6. Try some ‘live tweeting’ events, by following hashtags (#)

Hashtags (#) designate topics that are going on in Twitter at anyone time. Anyone can create a new topic, the power becomes when others join the conversation and the topic. Live events are great for trending topics. Common ones are sporting events, television / social events (#logies in Australia is a good example) and professional conferences. Twitter also has regular Twitter chat events, which are special virtual colloboration events that anyone can join by following the hashtag on Twitter.

Summary

Like any social learning, learning from Twitter involves starting with an idea, then looking for a trail of information ‘crumbs’ to follow. When starting out, think as broadly as possible and don’t be afraid to try out a wide variety of tweeters to follow. Most importantly, don’t think you have to read *every* single tweet. Through scanning and reading various sources, you will soon find the information you want faster as you become accustomed to the constant flow of tweets. Don’t forget to share, pass on and reply to the people whose tweets you enjoy!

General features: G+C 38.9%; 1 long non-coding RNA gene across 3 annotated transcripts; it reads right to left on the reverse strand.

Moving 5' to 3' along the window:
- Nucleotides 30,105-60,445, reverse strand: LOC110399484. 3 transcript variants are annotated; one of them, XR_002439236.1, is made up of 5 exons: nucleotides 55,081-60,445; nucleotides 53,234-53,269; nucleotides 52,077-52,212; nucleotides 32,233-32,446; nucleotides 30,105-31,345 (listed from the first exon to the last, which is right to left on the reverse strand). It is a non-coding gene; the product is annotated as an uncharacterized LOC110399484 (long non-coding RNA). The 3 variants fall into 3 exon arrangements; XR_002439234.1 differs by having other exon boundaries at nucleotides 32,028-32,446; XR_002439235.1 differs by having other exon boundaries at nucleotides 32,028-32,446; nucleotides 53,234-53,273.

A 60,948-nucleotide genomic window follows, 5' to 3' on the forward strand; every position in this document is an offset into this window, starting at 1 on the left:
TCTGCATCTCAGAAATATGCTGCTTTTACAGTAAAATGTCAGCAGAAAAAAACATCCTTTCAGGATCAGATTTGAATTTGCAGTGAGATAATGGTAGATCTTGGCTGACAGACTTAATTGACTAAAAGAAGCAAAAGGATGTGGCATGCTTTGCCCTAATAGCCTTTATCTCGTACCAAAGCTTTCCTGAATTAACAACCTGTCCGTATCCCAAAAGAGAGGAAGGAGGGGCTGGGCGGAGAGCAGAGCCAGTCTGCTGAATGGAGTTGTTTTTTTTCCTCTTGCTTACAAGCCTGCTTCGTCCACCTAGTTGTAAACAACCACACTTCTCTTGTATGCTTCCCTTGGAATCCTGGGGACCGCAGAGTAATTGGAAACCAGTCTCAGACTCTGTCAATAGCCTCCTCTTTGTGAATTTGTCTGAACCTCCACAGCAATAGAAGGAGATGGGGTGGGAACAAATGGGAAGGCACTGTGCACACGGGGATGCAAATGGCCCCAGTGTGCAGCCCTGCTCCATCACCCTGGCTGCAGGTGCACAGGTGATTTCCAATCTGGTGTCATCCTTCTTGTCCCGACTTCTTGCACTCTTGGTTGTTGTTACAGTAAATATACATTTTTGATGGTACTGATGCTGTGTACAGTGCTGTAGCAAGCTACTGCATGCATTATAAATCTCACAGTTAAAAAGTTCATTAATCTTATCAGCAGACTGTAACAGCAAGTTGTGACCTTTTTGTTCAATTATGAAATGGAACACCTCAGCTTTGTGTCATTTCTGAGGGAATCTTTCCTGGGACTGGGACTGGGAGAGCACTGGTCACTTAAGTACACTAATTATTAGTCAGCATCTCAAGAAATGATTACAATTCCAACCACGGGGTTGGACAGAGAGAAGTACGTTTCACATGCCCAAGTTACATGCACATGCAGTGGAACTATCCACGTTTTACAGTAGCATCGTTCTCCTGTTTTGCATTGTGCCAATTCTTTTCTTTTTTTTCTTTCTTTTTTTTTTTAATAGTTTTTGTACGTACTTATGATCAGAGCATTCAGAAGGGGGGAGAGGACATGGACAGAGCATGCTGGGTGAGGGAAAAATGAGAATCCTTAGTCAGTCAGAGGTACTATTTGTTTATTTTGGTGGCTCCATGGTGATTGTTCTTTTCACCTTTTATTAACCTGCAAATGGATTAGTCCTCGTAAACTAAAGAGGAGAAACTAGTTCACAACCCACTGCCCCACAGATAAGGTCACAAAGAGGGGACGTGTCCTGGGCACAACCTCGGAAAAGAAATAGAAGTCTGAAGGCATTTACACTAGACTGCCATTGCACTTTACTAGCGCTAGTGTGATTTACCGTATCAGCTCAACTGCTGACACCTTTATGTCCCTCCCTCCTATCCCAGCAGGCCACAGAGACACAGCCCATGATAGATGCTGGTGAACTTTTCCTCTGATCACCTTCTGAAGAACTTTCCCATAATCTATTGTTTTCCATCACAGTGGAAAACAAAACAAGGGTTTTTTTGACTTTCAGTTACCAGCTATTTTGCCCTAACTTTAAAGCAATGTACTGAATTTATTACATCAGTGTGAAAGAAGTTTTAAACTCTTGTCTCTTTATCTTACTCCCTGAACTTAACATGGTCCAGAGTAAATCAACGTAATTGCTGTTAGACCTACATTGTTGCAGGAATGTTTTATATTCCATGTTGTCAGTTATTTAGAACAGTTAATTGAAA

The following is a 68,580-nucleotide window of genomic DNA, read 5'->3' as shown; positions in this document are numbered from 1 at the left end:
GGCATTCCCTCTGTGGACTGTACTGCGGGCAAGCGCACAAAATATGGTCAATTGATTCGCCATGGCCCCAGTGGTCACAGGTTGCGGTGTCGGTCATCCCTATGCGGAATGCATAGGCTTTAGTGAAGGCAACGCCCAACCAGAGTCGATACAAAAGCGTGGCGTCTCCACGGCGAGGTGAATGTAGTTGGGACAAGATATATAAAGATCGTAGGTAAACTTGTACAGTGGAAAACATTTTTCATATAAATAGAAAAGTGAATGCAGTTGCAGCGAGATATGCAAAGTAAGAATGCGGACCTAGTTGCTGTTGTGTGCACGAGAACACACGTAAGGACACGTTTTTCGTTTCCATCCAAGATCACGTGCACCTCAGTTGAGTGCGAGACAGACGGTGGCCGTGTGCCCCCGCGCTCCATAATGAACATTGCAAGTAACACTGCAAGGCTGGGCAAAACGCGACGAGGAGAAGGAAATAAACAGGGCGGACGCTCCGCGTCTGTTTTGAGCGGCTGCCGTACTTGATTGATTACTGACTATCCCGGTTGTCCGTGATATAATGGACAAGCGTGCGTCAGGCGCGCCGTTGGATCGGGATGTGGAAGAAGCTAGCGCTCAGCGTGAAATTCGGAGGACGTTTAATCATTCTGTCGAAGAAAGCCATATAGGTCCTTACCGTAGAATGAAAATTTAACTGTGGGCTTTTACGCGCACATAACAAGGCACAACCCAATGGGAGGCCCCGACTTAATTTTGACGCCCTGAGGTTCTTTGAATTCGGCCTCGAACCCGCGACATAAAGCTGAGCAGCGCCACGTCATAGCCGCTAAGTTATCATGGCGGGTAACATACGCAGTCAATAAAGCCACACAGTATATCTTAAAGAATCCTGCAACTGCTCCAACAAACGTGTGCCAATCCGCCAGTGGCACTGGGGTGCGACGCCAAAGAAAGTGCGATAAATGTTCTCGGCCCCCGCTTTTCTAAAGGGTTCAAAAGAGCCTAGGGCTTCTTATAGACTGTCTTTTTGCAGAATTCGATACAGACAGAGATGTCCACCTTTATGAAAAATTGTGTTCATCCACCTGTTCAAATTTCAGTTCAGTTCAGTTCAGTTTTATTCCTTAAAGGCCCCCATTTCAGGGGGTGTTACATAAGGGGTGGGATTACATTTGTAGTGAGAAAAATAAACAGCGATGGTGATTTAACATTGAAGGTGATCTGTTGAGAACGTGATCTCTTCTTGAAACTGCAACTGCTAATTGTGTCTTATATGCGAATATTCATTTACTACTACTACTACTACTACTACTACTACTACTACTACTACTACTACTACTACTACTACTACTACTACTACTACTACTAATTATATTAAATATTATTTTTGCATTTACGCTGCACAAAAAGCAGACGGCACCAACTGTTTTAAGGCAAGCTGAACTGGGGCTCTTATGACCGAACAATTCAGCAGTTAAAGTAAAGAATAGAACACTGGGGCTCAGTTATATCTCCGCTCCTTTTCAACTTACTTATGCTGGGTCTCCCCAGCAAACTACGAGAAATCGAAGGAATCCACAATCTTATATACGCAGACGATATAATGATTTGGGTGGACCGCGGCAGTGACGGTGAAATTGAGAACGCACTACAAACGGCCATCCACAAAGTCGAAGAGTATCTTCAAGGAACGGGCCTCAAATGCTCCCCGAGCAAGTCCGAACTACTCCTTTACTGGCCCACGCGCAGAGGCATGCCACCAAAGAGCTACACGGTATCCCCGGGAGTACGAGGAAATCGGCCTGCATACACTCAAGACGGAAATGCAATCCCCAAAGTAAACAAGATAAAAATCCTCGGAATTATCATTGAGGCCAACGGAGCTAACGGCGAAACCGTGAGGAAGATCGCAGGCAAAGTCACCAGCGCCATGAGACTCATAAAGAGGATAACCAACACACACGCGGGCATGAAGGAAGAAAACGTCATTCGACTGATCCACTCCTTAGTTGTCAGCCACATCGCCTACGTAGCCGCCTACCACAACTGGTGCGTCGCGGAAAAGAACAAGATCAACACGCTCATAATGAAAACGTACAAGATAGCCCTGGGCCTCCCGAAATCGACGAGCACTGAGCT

Some good Twitter resources:


Kicking the training habit

If you work in the learning and development space, you would probably be aware of the buzz about informal learning. There has been a real awakening to the fact that informal learning can provide some of the greatest learning opportunities. Commonly thought to provide more than 80% of what we learn and the source of some of the most powerful lessons we will learn in life (& indeed in our organisations). But for many organisations, we are a product of our history. Locked into a paradigm of training our people to do a good job and rewarding learning and development professionals for putting more people through even more training programs.